Your dryer consumes more energy per-use than any of your other appliances. So to be more energy efficient, you might think the best thing to do is cram as much laundry into it every time you use it.
Sadly, not. Overloading your dryer actually has the opposite effect. Here’s what you’ll notice if you do:
More lint: If you’re drying more clothes, you’ll get more lint. It builds up in the lint trap, reducing air flow so your laundry takes longer to dry. Too much lint can also cause a fire hazard.
Damaged dryer: An overloaded dryer has to work extra hard to get everything dry. This overheats the motor and strains the other components. Sooner or later, something will fail.
Bigger energy bills: If your dryer has to work harder and longer to get your laundry dry, it’ll use a lot more electricity than a properly loaded dryer.
How to tell if you’ve overloaded your dryer
There are a few ways your dryer will let you know if you’ve overloaded it:
Before you dry: If the drum doesn’t turn when you press the start button, then you’ve definitely overloaded it.
While you dry: An overloaded dryer will shake and strain (or squeak!) while it’s running
After you dry: You should empty your lint trap every time you use your dryer. If it’s packed full of lint at the end of each use, then you know you’re putting too much laundry in.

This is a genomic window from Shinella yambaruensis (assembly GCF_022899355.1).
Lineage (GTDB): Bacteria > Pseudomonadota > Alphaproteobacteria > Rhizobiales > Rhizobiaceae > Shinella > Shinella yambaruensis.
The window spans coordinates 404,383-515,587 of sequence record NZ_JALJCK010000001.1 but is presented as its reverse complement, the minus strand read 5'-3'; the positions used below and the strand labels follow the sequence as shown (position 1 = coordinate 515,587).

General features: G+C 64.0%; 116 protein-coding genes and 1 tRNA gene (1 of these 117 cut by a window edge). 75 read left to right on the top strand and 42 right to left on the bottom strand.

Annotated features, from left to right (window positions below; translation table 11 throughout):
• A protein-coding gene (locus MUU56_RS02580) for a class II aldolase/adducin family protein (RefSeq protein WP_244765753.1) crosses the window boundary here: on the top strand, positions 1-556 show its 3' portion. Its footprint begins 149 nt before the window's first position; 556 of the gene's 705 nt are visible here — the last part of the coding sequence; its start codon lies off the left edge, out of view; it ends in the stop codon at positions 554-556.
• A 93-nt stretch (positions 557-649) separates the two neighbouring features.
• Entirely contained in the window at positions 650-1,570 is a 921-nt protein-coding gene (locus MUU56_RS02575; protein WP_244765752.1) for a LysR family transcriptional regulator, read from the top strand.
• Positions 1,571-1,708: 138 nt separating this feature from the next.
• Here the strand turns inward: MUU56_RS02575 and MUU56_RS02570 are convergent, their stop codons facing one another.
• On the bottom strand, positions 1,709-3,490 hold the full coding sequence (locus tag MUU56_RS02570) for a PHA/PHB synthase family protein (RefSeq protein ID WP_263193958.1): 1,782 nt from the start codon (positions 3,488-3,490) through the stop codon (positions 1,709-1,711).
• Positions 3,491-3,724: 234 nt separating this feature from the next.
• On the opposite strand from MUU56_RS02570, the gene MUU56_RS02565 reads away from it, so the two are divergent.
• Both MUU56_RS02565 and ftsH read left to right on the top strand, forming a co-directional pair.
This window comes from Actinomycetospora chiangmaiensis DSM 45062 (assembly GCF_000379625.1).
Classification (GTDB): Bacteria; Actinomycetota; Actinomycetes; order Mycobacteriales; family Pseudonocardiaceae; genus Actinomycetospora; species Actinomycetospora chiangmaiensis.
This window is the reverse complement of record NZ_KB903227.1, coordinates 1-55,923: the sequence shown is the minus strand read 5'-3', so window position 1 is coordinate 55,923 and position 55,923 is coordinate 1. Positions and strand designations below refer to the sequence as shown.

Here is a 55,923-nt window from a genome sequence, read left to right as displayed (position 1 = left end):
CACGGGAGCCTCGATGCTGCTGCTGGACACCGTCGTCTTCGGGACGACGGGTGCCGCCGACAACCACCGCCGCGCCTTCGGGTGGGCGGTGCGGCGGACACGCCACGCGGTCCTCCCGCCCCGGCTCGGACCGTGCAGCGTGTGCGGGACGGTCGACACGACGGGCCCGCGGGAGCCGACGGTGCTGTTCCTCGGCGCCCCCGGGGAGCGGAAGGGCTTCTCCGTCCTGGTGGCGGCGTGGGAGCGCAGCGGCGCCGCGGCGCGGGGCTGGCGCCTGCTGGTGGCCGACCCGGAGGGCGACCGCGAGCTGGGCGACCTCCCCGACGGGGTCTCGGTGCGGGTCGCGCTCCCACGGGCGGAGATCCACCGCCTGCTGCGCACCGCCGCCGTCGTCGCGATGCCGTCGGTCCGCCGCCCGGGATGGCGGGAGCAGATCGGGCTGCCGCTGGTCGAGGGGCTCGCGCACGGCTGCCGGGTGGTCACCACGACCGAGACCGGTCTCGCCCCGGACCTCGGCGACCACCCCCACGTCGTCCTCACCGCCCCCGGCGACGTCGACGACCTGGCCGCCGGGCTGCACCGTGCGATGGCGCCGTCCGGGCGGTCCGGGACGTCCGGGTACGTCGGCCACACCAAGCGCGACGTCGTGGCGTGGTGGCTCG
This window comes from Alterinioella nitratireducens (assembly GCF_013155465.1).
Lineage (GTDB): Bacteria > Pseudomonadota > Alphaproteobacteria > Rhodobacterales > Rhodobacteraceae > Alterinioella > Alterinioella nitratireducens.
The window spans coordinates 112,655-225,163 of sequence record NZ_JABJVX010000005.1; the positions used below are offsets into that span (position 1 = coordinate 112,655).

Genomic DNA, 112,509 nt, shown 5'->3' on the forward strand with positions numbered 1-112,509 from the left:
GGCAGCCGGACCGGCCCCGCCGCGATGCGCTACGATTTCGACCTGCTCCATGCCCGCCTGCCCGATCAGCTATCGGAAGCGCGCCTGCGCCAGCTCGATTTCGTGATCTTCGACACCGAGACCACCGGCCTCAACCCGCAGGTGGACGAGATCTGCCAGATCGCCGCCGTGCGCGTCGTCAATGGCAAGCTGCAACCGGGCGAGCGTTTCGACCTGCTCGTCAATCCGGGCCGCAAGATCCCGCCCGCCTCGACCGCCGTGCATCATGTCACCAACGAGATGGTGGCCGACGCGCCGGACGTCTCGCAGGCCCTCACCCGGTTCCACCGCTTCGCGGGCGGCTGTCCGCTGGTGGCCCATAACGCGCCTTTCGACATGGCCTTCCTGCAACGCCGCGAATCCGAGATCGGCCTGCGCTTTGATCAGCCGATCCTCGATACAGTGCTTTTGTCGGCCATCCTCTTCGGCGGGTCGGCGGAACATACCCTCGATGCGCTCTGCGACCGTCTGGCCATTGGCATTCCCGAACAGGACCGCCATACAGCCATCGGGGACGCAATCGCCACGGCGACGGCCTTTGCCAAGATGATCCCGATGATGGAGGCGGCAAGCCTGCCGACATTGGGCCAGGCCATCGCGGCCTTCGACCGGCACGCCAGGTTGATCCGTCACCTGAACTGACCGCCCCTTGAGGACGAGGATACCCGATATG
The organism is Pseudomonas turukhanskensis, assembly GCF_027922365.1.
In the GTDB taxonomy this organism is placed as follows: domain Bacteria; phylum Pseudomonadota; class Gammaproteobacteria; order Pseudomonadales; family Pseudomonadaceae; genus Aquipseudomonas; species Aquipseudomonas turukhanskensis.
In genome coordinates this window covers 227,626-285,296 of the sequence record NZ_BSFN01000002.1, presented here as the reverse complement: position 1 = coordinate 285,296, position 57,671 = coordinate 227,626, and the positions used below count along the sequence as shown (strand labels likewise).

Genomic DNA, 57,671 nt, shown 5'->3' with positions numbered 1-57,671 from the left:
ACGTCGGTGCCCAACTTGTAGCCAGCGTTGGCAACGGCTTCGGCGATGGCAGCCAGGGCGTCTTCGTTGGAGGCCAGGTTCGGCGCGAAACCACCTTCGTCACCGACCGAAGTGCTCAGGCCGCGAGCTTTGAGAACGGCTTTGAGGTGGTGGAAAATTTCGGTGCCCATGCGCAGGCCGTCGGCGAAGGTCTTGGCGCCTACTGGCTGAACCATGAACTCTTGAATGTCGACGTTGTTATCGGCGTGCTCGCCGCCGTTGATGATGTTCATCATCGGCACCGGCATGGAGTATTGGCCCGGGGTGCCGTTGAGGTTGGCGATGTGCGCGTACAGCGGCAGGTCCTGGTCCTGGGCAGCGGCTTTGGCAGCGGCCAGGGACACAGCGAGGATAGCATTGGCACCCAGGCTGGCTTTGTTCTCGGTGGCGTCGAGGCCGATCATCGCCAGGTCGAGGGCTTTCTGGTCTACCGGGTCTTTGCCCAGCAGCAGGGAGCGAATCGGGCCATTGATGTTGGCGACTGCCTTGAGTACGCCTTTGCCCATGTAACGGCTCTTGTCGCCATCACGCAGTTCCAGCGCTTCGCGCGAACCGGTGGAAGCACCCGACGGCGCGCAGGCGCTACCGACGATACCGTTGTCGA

What’s the right amount of laundry?
Obviously, your dryer is not going to be efficient running tiny loads either, so what’s the right amount?
A small load is about a quarter full.
A medium load is about half full.
A large load is about three quarters full.
Three quarters full is the most you should ever load your dryer. Make sure that the clothes in there can all freely move around and of course, whenever possible, try to hang dry your laundry instead.
The impact of switching from
* This tool is for illustrative purposes. BC Hydro cannot guarantee the exact cost amounts, actual savings, or the rates for energy sources referenced in the application. This is meant to supplement, not to replace, individual research when considering the purchase of household appliances or lighting.